Running for councillor or mayor comes with big price tag
If the last city election is any indication, based on averages, you’ll need to raise around $360,000 to be a mayor and $92,000 to be an alderman.
Among the most common donors to political campaigns in Calgary are real estate developers, construction companies, law firms and taxi associations.
“All companies are interested in civic politics for zoning purposes and development purposes. It tends to be construction firms and developers who are main donors to civic campaigns,” says Duane Bratt, chair of the department of policy studies at Mount Royal University.
Where the money comes from
Large home developers such as Jayman MasterBuilt donated approximately $22,500 in the 2010 election. Shane Homes donated about $25,250 and Trico Homes donated about $29,600.
Illusration by Alexandra Rabbitte
“The provincial government regulates the energy industry, and they are conspicuous contributors to provincial campaigns,” says Richard Pootmans, Ward 6 Alderman. “The federal government regulates the financial services industry and there are conspicuous funders from that sector. Each level of government has that problem. They do it because the sector has an interest in the regulator, which I think is appropriate, they should.”
As businesses and corporations across Calgary fund the majority of campaigns, the issue of ethics is raised in terms of influence at city council.
“It just means that we need to be mindful of that when we’re making our decisions. I don’t know of any colleagues of mine in any of the three levels of government that feel the thousand dollar donations they might receive in any way influence them. And, if it would, they wouldn’t accept the donation,” Pootmans says.
Less money, more problems
The reason why so much money needs to be raised in municipal elections is because they are running as independents, and there’s no large political machine to help fund these campaigns.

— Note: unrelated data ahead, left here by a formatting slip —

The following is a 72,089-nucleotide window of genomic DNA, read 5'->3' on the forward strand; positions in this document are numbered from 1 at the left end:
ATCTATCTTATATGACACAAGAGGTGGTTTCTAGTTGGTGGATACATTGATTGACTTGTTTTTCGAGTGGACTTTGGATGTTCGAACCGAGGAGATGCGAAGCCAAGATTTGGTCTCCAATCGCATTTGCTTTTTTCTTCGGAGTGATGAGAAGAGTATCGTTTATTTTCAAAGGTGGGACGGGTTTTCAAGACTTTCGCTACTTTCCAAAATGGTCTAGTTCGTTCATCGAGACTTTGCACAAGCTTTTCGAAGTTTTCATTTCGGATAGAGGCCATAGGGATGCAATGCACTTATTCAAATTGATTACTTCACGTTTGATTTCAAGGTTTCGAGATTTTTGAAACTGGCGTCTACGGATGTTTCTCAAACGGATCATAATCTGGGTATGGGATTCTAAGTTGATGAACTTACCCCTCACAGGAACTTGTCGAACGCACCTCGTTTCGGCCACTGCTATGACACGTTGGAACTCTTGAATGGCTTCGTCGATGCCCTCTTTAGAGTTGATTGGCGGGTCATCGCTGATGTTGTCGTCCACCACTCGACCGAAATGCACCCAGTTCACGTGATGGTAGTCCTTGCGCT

“I think it’s important for residents to realize that depending on your ward, it can be the size of a small city,” says Ward Sutherland, who is currently running for councillor in Ward 1.
“It is significantly more challenging as an independent to run a campaign and get residents to learn and understand the differences between the candidates.”
Sutherland estimated that 90 per cent of his expenses went to material for advertising. This includes brochures, signs, websites and social media management.
Photo by Colin McHattie “Yes, I think perhaps we are spending too much on campaigns. I think there is a lot to be said for having campaigns paid for by the government. What better use of taxpayers money than democracy?” Pootmans says.
In order to make the campaign game more of a level playing field, Pootmans suggested a type of system in which the candidate must get a certain amount of signatures before receiving government funding. That way, everyone is working with the same amount of funds.
Terry Avramenko, who withdrew from the race due to illness, says he agrees that in some cases, too much money is spent on campaigns.
“Spending $100,000 on a job that pays you $70,000 a year… If you are going in spending that kind of money, I think about how you are going to spend taxpayers’ money. That was my whole attitude to campaigns in the first place,” Avramenko says.
According to Statistics Canada, the average salary in Calgary for an entire family was $89,500 in 2010. Considering the average campaign for Aldermen cost around $80,000, the amount of money spent in 2010 could have supported entire families for a year.
So how hard is it for the average working class citizen to get involved in these pricey campaigns?
“If you have friends and you have the established reputation in the community for doing work, and have been successful at something, then you are a candidate, ” Pootmans says. “You can win spending $30,000 if you have a hundred volunteers helping you raise money who will help you door knock and pound in your signs… You need an army of friends to help you.”
MRU’s Duane Bratt agreed stating, “Money isn’t all that it takes to win, but with an absence of money, it is very difficult to win.”
Calgarians can vote for mayor, councillors and school board trustees on Oct. 21, 2013.